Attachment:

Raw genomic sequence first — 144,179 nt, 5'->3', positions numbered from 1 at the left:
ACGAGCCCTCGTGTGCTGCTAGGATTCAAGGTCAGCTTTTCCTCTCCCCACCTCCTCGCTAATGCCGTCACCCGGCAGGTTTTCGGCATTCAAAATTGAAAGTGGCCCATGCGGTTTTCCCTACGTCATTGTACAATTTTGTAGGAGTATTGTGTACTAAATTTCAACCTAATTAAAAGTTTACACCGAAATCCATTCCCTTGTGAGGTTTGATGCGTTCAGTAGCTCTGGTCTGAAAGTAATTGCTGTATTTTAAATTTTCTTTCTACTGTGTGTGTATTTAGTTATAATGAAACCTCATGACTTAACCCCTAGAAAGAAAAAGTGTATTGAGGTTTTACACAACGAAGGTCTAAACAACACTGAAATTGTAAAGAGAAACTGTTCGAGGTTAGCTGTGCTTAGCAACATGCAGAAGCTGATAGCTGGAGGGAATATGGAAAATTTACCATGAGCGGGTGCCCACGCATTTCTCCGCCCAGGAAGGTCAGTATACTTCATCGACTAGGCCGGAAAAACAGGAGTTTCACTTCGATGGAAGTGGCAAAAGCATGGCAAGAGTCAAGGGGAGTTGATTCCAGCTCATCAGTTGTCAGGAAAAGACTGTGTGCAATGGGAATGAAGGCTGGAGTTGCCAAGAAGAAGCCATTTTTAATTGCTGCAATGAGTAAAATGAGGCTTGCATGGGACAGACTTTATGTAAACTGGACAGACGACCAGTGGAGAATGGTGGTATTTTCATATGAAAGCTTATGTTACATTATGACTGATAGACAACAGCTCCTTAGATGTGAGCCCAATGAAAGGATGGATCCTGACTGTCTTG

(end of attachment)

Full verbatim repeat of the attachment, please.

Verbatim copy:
Raw genomic sequence first — 144,179 nt, 5'->3', positions numbered from 1 at the left:
ACGAGCCCTCGTGTGCTGCTAGGATTCAAGGTCAGCTTTTCCTCTCCCCACCTCCTCGCTAATGCCGTCACCCGGCAGGTTTTCGGCATTCAAAATTGAAAGTGGCCCATGCGGTTTTCCCTACGTCATTGTACAATTTTGTAGGAGTATTGTGTACTAAATTTCAACCTAATTAAAAGTTTACACCGAAATCCATTCCCTTGTGAGGTTTGATGCGTTCAGTAGCTCTGGTCTGAAAGTAATTGCTGTATTTTAAATTTTCTTTCTACTGTGTGTGTATTTAGTTATAATGAAACCTCATGACTTAACCCCTAGAAAGAAAAAGTGTATTGAGGTTTTACACAACGAAGGTCTAAACAACACTGAAATTGTAAAGAGAAACTGTTCGAGGTTAGCTGTGCTTAGCAACATGCAGAAGCTGATAGCTGGAGGGAATATGGAAAATTTACCATGAGCGGGTGCCCACGCATTTCTCCGCCCAGGAAGGTCAGTATACTTCATCGACTAGGCCGGAAAAACAGGAGTTTCACTTCGATGGAAGTGGCAAAAGCATGGCAAGAGTCAAGGGGAGTTGATTCCAGCTCATCAGTTGTCAGGAAAAGACTGTGTGCAATGGGAATGAAGGCTGGAGTTGCCAAGAAGAAGCCATTTTTAATTGCTGCAATGAGTAAAATGAGGCTTGCATGGGACAGACTTTATGTAAACTGGACAGACGACCAGTGGAGAATGGTGGTATTTTCATATGAAAGCTTATGTTACATTATGACTGATAGACAACAGCTCCTTAGATGTGAGCCCAATGAAAGGATGGATCCTGACTGTCTTG